North Carolina Newspapers

    Page Two.
THE HILLTOP, MARS HILL COLLEGE, MARS HILL, NORTH CAROLINA.
CThe Hilltop
“Plain Living and High Thinking’
Published by the Students of Mars Hill College, Mars Hill, North
Carolina.
Entered as second-class matter February 20, 1926, at the Post-
office at Mars Hill, North Carolina, under the Act of March 3, 1879.
Issued semi-monthly during the college year.
Subscription Rate Year $1.00 . Issue 6c
MEMBER OF ASSOCIATED COLLEGIATE PRESS
DISTRIBUTOR OF COLLEGIATE DIGEST
STAFF
Editor-in-Chief John Foster West
Managing Editor William R. Gabbert
FACULTY ADVISORS
Mildred Hardin Ramon DeShazo
Eleanor B. Church Rachel Templeton
CONTRIBUTORS
Henry Huff . Delta Cole . Fred Glazener . Robbie Gold Stockton
Bruce Hudson . Marjorie Parker . Betty Lee Spainhour . Eloise
Dobson . Margaret Caldwell . Rebecca Horton . Sarah Curtis . Mary
Lillian Culpepper . Maxine Eller . Henry Anderson . Mary Lee
Ellington . Jimmy James . Edward Clark . David McAdams . James
Eller . Maureen Bennett . Nena Barr . Fred Ellison
Doris Wood . Russell Jordon . Wane Ware
Business Manager Bill Byrd
Circulation Managers Jack Green and Winfred Thompson
Advertising Manager Kenneth E. Davis
Volume XVI. October 11, 1941. Number 2.
Young Men Dream-
It is beautiful, it is life for the old men to do and the young
men to dream dreams, but when an old man still dreams of
his youthful visions it is tragic; for he has missed the road
where reality branches off.
This man walked down an aisle between huge machines.
He commanded; they roared to life, and beautiful things were
wrought. Rugs, silk draperies and Oriental pottery, beautiful
paintings—everything a god would desire was created. It was
all his. He walked across a grassy plain between blooming
mimosa trees. Bees droned and birds song from above. He
strolled up to the door of a marble chateau, his home.
He looked at his surroundings; he smiled at the gifts with
which he was blessed. Suddenly a hazy moisture enveloped
his brain; when it cleared he was lying down; he had fallen.
The man was lying on a dark and putrid heap of refuse. It
was dank and black, with an appearance of age; hoar frost
had gathered on the Stygian mass. He clutched a handful and
held it before his eyes with a wrinkled, trembling hand, an
aged hand. He recognized it! Something out of that mass
seemed to whisper of things he half knew but were not meant
for life. His dreams—that was it! He was lying on his dreams
and they were heaped no higher above the earth, than the
effort of the thought that conceived them.
Dreams are beautiful things, but they are only silken
draperies behind which the young man builds his life.—J.F.W.
America s Autumn-
Over America is falling the many-hued arm of Autumn.
"God's Country" is' being clothed in a coat of many colors
and the beauties of nature are inspiring and uplifting to
all who look upon them. Yet consider with me a moment;
this is not only a physical autumn, but a spiritual one as
well.
Autumn is the season in which nature girds herself for
the rigors of the winter to come. America must gird herself for
a spiritual winter as well as for a physical one. Never before
has so much attention been put on the material side of
existence, and so little or. the spiritual. On every side, men
are laying up in store for themselves "where moth and rust
doth corrupt," with no thought for "treasures in heaven."
The questions of the day concern war. America is in the
autumn period concerning war. She has the beauty of a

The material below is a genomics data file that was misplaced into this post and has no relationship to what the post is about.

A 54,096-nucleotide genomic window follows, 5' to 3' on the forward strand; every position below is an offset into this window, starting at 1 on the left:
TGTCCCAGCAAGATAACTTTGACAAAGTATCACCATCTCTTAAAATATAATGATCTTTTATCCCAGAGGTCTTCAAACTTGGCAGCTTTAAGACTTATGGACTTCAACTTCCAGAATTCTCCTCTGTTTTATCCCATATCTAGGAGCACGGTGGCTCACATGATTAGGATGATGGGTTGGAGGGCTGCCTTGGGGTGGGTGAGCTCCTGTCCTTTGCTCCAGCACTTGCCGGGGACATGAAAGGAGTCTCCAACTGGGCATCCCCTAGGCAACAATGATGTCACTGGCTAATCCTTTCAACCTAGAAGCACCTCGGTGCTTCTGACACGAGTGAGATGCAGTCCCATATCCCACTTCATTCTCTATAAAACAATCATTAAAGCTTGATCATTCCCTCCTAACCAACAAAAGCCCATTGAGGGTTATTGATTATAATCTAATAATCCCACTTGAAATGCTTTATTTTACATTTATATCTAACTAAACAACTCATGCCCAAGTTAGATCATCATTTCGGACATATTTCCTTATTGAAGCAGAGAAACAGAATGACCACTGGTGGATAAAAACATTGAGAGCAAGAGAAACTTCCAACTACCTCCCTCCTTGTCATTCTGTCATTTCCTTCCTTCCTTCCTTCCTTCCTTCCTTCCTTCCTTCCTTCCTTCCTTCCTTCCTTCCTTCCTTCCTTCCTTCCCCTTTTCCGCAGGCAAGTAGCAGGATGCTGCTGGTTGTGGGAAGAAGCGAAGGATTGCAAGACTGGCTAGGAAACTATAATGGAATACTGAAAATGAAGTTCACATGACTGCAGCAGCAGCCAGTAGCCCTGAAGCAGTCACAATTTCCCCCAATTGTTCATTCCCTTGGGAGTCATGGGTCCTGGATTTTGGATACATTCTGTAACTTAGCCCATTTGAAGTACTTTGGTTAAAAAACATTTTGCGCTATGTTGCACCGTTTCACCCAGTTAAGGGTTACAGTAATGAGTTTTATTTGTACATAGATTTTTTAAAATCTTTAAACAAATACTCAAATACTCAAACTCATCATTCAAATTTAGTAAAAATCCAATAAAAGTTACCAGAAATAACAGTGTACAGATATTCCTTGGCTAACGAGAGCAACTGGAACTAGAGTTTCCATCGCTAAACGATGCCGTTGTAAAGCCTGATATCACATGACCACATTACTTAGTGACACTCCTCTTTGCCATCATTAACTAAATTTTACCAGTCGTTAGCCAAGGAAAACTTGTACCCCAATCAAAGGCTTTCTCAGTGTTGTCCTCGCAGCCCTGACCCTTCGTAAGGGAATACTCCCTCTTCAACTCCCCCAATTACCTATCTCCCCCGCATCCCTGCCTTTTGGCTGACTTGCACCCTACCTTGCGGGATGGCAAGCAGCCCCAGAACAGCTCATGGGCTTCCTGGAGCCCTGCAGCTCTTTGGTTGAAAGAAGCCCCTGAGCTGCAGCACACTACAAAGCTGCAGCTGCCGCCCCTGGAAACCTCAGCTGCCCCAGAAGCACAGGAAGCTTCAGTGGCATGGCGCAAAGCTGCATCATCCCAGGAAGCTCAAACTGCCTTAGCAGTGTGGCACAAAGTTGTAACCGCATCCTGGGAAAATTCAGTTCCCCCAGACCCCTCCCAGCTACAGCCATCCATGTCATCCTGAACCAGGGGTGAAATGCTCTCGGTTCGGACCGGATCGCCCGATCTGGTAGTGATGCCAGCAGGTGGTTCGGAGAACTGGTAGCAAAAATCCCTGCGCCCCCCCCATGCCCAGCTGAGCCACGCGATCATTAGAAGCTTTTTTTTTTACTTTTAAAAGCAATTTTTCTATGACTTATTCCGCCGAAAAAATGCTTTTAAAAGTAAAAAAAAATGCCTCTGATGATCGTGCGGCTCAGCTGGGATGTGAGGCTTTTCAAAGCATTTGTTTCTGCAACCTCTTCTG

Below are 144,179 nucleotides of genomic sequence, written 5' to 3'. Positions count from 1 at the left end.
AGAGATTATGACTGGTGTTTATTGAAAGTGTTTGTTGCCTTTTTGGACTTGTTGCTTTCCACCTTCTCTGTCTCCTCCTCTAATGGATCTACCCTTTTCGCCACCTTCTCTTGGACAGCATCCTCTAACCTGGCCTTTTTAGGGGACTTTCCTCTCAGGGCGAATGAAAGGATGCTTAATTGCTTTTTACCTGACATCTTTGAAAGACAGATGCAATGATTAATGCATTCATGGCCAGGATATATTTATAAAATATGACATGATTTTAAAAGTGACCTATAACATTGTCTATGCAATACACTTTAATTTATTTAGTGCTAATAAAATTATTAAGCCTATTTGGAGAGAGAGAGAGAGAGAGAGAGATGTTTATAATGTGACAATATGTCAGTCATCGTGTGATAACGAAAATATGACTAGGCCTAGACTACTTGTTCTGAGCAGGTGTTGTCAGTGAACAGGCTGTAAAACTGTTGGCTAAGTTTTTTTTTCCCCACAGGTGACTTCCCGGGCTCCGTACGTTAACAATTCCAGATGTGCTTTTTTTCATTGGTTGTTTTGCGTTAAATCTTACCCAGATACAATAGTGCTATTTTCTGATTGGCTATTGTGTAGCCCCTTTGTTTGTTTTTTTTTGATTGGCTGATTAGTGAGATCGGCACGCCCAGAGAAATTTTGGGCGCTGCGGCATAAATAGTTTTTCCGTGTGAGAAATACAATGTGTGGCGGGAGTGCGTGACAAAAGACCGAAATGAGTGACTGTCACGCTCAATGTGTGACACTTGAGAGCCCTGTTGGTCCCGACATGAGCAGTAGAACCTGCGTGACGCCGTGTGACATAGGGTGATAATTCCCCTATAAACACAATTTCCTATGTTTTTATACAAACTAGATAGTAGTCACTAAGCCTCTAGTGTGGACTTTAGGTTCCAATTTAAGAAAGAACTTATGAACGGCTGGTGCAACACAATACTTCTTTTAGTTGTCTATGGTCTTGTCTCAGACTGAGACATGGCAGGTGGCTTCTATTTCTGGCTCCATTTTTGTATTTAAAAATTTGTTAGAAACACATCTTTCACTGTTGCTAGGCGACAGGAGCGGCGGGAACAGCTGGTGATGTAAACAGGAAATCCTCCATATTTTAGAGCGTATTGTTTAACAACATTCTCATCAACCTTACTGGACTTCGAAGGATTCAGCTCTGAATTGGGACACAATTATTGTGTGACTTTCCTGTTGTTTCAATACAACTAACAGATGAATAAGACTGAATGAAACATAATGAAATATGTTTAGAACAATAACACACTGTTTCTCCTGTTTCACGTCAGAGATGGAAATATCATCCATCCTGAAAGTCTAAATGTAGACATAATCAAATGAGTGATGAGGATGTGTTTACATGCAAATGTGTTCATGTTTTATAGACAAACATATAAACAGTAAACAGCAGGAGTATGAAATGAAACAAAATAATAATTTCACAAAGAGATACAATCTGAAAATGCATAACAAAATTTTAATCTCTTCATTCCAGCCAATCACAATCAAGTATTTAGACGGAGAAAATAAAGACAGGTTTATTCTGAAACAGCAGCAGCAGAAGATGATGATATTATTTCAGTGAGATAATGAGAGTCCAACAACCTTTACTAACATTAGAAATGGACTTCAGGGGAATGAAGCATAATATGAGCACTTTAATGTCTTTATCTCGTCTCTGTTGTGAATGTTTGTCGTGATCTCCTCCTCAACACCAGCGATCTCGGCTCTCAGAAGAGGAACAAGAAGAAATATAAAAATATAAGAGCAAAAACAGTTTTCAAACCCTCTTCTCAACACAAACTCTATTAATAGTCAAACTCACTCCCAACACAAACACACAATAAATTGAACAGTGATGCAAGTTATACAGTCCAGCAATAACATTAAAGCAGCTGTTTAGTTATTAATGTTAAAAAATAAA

nation in great prosperity and is clad in a vivid coat of wealth.
She has not yet experienced the hard winter of war, but is yet
reaping the benefits without paying the price.
Soon, too soon, America will find herself in the winter of
war. But now she is still in the autumn before the cold; in the
sunset before the night. Autumn is the time to prepare for
winter. America must return to the principles upon which she
was founded if she is to survive the winter that is to come,
and see the down of the spring of peace and good-will to
men.
The founders of our country were God-fearing, reverent men;
and it is to such a spirit that America must return. It is now that
she must return, in her autumn, not in the dire stress of her
winter.
Temperance Reading
Contests Conducted
Valuable Medals
Awarded
Temperance reading con
tests, offering silver and gold
medals, as well as practical
speaking experience, are to be
conducted on our campus this
fall. The contests are to be
sponsored by the Women's
Christian Temperance Union,
represented by Mrs. Cornelia
Vann, who is devoting much
of her time to their promotion.
At present, it is believed that
the contests will be conducted
by the men's and women's
literary societies of the college.
The rules governing the con
tests are that no less than five
or more than seven may com
pete in one contest, but there
may be several contests in
progress at one time. If there
are seven contestants, the
winner of the first reading
drops out. The remaining six
present their readings to an
other audience, and the winner
of this contest drops out. The
remaining five present their
readings to another audience,
and this winner drops out. In
this way there are three win
ners of silver medals in each
contest. •
The gold medal contest fol-
(Continued on Page 4)
South America Bound
(Continued from Page 1)
while in Rio: I saw advertise
ments for _Dr. Scholl's Footpads,
Tangee Lipstick, Remington
Typewriters, and Elizabeth
cosmetics, as well as Ameri
can movies and automobiles.
"I discovered also that
American money went much
further than Brazilian, although
clothes are far more expen
sive. A stenographer gets from
thirty fo sixty dollars a month
if she can take English and
Spanish dictation. There are
many opportunities ■ for Span
ish speaking Americans.
"Once while shopping I was
asked the reason for my hurry.
South Americans are very de
liberate and prefer a long time
to decide about the smallest
matter. For example, the day
before my boat was due to